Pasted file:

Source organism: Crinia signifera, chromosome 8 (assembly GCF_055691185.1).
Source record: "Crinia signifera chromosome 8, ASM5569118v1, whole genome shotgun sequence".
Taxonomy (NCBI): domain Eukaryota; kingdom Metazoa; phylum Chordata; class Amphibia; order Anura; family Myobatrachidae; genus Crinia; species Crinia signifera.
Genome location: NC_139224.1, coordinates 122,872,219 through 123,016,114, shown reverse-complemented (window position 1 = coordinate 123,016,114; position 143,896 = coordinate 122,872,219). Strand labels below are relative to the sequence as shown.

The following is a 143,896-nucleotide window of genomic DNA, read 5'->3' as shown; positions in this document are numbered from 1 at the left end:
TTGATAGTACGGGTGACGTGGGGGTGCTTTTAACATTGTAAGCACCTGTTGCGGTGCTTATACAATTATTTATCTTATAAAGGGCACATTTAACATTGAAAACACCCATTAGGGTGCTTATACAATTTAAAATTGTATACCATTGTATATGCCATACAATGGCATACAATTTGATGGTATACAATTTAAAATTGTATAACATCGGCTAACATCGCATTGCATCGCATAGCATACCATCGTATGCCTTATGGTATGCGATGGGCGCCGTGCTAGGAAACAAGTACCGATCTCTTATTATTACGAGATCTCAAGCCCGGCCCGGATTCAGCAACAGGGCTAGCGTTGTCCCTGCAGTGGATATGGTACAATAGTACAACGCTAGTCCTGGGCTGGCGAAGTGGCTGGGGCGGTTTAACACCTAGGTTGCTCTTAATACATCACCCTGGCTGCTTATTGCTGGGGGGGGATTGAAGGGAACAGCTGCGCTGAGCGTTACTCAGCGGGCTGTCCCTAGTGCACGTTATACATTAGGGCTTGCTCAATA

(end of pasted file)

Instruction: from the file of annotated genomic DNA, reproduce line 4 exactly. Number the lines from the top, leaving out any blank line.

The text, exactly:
Genome location: NC_139224.1, coordinates 122,872,219 through 123,016,114, shown reverse-complemented (window position 1 = coordinate 123,016,114; position 143,896 = coordinate 122,872,219). Strand labels below are relative to the sequence as shown.